I saw a TED talk this morning by a guy called Seth Godin and he talked about stuff that’s broken [i.e. not working as they should], why they’re broken and how there’s a huge potential to make things unbroken. The big problem is that we usually don’t realise they’re broken. Or we just happen to find a whole bunch of complicated reasons to complicate things. Or we just ignore them and get comfortable. I guess sometimes we all need reminders of what BROKEN means. #wakeupcall
If I think it’s broken, then it’s broken. Same applies to you; if you think it’s broken then its broken.
If you watch the talk you’ll probably agree with me that he glosses over some things too lightly, jumps too easily to conclusions, and is a bit too idealistic or perhaps, too harsh on some broken things. But even if so, I think he has a point, and it holds, if nowhere at all, here in Ghana. So far, this summer, I’ve had to deal with a whole lot of things that are obviously broken: telecommuniation, transport, services, and the rest. And it’s as if no one sees anything wrong. Too often I’ve heard people say, “but this is Ghana”. It’ll be great to be on the “but this is Ghana” end of the arguement. Afterall, everything is in your favour. Break speed limits or deliver poor services and you’ll get away with it. But he got me thinking. How we can’t be comfortable with this for too long.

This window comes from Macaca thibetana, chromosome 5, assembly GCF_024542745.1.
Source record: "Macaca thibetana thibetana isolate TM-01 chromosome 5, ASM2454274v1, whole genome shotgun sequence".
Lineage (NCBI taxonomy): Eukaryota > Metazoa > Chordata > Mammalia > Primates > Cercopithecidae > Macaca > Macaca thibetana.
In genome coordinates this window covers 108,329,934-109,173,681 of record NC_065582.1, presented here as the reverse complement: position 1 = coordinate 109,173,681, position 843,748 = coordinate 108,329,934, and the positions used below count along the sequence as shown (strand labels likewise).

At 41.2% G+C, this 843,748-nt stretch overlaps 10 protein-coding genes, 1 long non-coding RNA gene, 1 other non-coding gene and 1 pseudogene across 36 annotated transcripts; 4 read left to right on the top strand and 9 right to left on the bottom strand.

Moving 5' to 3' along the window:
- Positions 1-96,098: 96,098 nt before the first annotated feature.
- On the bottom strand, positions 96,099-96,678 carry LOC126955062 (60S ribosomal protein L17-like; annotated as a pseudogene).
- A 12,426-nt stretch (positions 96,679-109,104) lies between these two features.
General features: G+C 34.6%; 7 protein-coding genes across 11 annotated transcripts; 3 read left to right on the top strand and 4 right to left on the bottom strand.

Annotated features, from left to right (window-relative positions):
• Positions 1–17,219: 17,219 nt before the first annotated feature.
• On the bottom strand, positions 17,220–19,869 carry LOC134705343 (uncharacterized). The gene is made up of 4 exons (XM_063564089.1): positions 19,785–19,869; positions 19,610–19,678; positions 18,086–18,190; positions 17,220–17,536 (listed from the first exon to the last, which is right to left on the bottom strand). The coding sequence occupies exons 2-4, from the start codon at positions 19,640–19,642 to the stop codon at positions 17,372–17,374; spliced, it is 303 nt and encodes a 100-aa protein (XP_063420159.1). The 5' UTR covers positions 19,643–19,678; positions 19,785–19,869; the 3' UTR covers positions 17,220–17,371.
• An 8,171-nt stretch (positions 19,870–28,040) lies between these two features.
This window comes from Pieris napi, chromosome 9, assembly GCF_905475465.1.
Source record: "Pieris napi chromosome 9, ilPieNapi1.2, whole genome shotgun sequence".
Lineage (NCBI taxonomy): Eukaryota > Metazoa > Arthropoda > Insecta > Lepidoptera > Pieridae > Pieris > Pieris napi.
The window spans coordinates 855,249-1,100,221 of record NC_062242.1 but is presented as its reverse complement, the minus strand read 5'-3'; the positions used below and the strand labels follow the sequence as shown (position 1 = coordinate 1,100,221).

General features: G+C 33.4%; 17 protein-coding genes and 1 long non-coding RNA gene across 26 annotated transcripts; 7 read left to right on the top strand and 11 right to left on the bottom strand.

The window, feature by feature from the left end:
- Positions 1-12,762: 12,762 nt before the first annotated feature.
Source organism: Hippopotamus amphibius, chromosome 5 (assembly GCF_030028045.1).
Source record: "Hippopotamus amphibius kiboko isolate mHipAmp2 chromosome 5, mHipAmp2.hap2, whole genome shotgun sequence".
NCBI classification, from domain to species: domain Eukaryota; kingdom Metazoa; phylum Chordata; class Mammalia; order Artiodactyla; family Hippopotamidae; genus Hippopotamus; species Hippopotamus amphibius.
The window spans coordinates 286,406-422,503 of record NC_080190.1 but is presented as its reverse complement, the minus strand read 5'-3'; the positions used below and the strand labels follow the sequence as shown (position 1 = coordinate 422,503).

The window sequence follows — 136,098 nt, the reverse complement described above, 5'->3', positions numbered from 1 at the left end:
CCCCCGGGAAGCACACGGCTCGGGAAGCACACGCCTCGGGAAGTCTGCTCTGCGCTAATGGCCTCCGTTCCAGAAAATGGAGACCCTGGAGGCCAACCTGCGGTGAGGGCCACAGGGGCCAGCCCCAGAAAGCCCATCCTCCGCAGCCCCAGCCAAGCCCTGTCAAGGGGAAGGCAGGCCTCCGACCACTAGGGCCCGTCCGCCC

I’ve already mentioned my horrible experience with the barber in an earlier post; such poor service. That’s broken. I get stopped by a policeman, who tries to intimidate me because of my age [I’m 19 and licensed]. That’s broken. Same thing happens to my brother. He gets
intimidated insulted because of his accent, and his claim to not understand twi. That’s broken. My internet goes off, every morning for like a week or two. That’s broken. Whilst driving, a trotro just stops in the middle of the road to pick up passengers. That’s broken and it’s probably familiar to everyone who’s used a road in Accra before. There’s an open gutter in the middle of the road. That’s broken. The newly tarred roads have potholes after only a few weeks months. That’s broken. The shopkeeper’s rudeness/laziness. That’s broken. The light-offs. That’s broken. Underpaid staff. That’s broken. Understaffed establishments. That’s broken.
I heard on radio the other day, how to sit in a Benz 207 trotro and survive is a miracle. What happned to roadworthy tests and driving tests? That’s broken.
But ah well, you complain and they say “but this is Ghana”.
There’s a huge potential to get these things unbroken. And it all starts with us.